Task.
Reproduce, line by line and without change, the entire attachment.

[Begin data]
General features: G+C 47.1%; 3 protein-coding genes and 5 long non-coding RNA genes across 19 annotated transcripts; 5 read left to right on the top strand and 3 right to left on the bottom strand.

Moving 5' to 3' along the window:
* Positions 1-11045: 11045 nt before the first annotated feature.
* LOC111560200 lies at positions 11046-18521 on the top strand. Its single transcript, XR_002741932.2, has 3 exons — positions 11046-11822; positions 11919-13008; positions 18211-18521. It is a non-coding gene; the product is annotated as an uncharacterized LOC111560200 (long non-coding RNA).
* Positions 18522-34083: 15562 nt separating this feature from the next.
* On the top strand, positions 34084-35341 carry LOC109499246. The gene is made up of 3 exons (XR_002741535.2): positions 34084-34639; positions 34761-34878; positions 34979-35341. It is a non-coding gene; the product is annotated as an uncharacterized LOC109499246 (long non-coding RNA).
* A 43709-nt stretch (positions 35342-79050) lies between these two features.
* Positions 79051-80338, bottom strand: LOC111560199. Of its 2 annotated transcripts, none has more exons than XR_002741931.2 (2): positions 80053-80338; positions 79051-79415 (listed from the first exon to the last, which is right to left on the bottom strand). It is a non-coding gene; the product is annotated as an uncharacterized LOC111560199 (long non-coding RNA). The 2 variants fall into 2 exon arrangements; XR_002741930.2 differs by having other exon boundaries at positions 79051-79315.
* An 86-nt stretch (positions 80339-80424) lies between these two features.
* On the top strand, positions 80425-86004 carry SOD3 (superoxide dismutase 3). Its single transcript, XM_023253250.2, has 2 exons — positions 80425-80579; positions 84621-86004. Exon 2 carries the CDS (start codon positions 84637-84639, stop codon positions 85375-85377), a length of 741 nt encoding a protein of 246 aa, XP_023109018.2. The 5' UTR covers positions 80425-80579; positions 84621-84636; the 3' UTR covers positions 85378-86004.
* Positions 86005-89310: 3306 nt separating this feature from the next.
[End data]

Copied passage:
General features: G+C 47.1%; 3 protein-coding genes and 5 long non-coding RNA genes across 19 annotated transcripts; 5 read left to right on the top strand and 3 right to left on the bottom strand.

Moving 5' to 3' along the window:
* Positions 1-11045: 11045 nt before the first annotated feature.
* LOC111560200 lies at positions 11046-18521 on the top strand. Its single transcript, XR_002741932.2, has 3 exons — positions 11046-11822; positions 11919-13008; positions 18211-18521. It is a non-coding gene; the product is annotated as an uncharacterized LOC111560200 (long non-coding RNA).
* Positions 18522-34083: 15562 nt separating this feature from the next.
* On the top strand, positions 34084-35341 carry LOC109499246. The gene is made up of 3 exons (XR_002741535.2): positions 34084-34639; positions 34761-34878; positions 34979-35341. It is a non-coding gene; the product is annotated as an uncharacterized LOC109499246 (long non-coding RNA).
* A 43709-nt stretch (positions 35342-79050) lies between these two features.
* Positions 79051-80338, bottom strand: LOC111560199. Of its 2 annotated transcripts, none has more exons than XR_002741931.2 (2): positions 80053-80338; positions 79051-79415 (listed from the first exon to the last, which is right to left on the bottom strand). It is a non-coding gene; the product is annotated as an uncharacterized LOC111560199 (long non-coding RNA). The 2 variants fall into 2 exon arrangements; XR_002741930.2 differs by having other exon boundaries at positions 79051-79315.
* An 86-nt stretch (positions 80339-80424) lies between these two features.
* On the top strand, positions 80425-86004 carry SOD3 (superoxide dismutase 3). Its single transcript, XM_023253250.2, has 2 exons — positions 80425-80579; positions 84621-86004. Exon 2 carries the CDS (start codon positions 84637-84639, stop codon positions 85375-85377), a length of 741 nt encoding a protein of 246 aa, XP_023109018.2. The 5' UTR covers positions 80425-80579; positions 84621-84636; the 3' UTR covers positions 85378-86004.
* Positions 86005-89310: 3306 nt separating this feature from the next.